JERICHO, Vt. — Clare Egan knows a thing or two about the fast track. In college at Wellesley outside of Boston, the high-school standout started a nordic team and qualified for 2010 NCAA Skiing Championships. The next winter, she made NCAAs agin as a graduate student at the University of New Hampshire, and in the spring of 2011, was named to the Craftsbury Green Racing Project as a promising cross-country skier.
Three years later, Egan, 26, has reached the national-team development ranks in a slightly different sport: biathlon.
“I didn’t switch to biathlon because I was bad at skiing — I switched to biathlon because I was good at skiing and because I like money, European men and the smell of a smoking gun,” she said with a laugh after placing third at the North American Biathlon Rollerski Championships in mid-August in Jericho, Vt.
The same time last year, Egan sat out the North American summer championships in Jericho because of a concussion. She had picked up her new sport that spring.
“It was a real drag last year; I fell leading up to these races and I got a concussion, and this year to commemorate the one year anniversary of my concussion, I fell in the exact same manner and scraped my chin and hip on the same day, August fifth,” she explained.
But this year, she didn’t get a head injury. Instead, she bandaged herself up and came out for the junior championships Aug. 9-10 and won both races: the sprint and the pursuit. Racing as a senior, she wasn’t eligible for a medal, nor were three other women who took second through fourth behind her (Tara Geraghty-Moats, Elizabeth Izzo and Hanne Guthrie, respectively).
But for Egan, it was the tuneup she needed to get the results she wanted the following weekend.
On Aug. 16, Egan shared the podium with her Craftsbury teammate Susan Dunklee, the winner and U.S. Biathlon (USBA) A-teamer, and Canadian national-team biathlete Rosanna Crawford in second. Like Dunklee, Crawford and one other competitor, Katrina Howe, she missed just twice for the best shooting of the day.
“I’m really excited about how things went; it’s probably my best race ever for biathlon so far,” Egan said. “I shot 80 percent, which is definitely my best shooting … I’m really glad I came and did [the junior competition the weekend before] and sort of got some things out my system, some bad shooting out of my system, so I felt much more confident going in…”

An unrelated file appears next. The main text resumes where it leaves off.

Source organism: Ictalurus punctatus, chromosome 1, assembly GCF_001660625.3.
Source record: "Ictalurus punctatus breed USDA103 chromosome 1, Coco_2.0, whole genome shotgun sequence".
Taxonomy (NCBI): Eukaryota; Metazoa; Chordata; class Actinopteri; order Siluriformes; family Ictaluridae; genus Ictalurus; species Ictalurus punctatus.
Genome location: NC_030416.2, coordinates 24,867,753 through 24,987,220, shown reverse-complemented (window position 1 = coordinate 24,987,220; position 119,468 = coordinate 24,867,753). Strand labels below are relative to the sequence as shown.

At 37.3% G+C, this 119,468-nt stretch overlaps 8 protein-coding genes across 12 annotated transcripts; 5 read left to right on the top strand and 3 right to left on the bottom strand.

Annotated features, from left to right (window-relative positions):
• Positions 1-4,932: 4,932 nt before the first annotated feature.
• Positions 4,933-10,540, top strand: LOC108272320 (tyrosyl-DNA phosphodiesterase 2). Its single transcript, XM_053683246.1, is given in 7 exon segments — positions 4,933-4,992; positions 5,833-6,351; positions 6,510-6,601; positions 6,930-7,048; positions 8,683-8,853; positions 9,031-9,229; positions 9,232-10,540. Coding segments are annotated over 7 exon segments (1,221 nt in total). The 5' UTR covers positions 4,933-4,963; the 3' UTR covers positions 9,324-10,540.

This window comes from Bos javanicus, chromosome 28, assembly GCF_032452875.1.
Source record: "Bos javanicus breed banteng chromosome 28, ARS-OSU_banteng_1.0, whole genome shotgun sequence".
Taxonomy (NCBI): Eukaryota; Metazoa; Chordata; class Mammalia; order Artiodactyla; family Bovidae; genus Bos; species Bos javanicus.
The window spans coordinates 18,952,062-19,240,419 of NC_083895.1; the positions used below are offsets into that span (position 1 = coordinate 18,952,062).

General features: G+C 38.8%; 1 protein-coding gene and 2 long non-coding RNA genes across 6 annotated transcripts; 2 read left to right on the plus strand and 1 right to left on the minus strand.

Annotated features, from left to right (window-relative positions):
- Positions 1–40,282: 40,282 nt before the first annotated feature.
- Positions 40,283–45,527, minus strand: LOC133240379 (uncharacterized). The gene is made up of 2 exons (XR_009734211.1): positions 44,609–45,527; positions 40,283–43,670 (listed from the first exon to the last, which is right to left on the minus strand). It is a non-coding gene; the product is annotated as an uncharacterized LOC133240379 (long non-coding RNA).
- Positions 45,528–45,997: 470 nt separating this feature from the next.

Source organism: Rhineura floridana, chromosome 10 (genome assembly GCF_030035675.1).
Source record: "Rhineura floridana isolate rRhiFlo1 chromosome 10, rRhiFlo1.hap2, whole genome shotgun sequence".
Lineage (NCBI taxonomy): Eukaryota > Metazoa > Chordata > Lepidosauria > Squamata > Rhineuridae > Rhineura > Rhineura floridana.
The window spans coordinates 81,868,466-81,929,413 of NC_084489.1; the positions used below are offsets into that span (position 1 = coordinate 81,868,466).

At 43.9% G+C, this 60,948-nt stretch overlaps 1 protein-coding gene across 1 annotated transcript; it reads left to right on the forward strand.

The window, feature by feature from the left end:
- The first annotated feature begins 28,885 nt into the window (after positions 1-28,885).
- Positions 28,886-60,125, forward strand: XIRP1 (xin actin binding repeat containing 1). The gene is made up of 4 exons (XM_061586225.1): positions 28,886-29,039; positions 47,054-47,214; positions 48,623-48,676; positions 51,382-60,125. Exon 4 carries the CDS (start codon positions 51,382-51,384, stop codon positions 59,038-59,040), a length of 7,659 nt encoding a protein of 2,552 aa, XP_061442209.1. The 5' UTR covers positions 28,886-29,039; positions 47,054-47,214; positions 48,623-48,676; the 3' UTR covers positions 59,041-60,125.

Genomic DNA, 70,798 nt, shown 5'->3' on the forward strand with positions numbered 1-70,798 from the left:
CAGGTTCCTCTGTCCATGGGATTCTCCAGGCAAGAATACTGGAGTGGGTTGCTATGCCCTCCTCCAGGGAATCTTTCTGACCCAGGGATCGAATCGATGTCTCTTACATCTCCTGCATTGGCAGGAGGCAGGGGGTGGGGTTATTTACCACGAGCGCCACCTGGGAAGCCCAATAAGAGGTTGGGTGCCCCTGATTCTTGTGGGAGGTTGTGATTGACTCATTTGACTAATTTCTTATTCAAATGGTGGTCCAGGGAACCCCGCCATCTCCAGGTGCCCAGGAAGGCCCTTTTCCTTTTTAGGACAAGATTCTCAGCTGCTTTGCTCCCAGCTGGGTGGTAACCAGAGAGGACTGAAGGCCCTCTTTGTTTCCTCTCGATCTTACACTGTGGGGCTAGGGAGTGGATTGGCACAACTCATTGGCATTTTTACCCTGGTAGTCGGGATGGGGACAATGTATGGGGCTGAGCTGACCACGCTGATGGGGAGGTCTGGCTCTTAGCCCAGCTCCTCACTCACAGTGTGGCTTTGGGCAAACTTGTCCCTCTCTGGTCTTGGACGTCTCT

While it was a little strange to have two weekends of races in the heart of summer, the latter of which counted toward International Biathlon Union (IBU) World Cup starts this winter, Egan said she was ready to go for the senior races on Aug. 16-17 and would follow them with a high-volume training block to balance the intensity.
“It’s nice to start with something fresh where you learn something literally every day.” — Clare Egan, Craftsbury Green Racing Project (GRP) skier and U.S. Biathlon development-group member in her second season as a biathlete
One of U.S. Biathlon’s newest additions as part of its National Development Group this season, Egan splits her time between training in Craftsbury and with the national team in Lake Placid, N.Y. Between USBA’s new development coach Jean Paquet and USBA women’s coach Jonne Kähkönen, the national team supplies her training plan, but she works with personal coach Algis Shalna whenever she can.
“I’m doing a lot more solo training in Craftsbury, which is less fun, but I try to adjust my schedule when I can to train with the rest of the GRP,” she explained. “I have been going back and forth to Lake Placid and that’s been an amazing experience because I’m training with all these people that are at a really, really high level. When I’m there I notice that I learn a lot and improve a lot and I try to take those things back to Craftsbury and keep working on them until my next camp.”
First drawn to the sport by her Craftsbury teammates, Dunklee and Hannah Dreissigacker, leading U.S. biathletes who competed at the Sochi Olympics, Egan said training with them and seeing their national and international success kept her committed. And the learning curve was steep.
“You’re starting at square one, and that’s actually really motivating because if you’ve been cross-country skiing for ten years and you work for a month to make one tiny improvement, it’s nice to start with something fresh where you learn something literally every day,” she said. “I was working with Algis Shalna, and he is so excellent so I think I have the best coaching and that’s why I improved a lot.”
Now in her fourth year of full-time training, between nordic skiing and biathlon, she’s finally getting used to it.
“I’m actually feeling good now with the training,” she said. “My skiing’s just going to keep getting better, I’m really excited about that, and with the shooting I have to just put in the time. I’m impatient. I want to hit all my targets all the time, but I’m not there yet. It’s a lot of dry firing at night and just working on the range every day or most days and listening to my good coaches, trusting them.”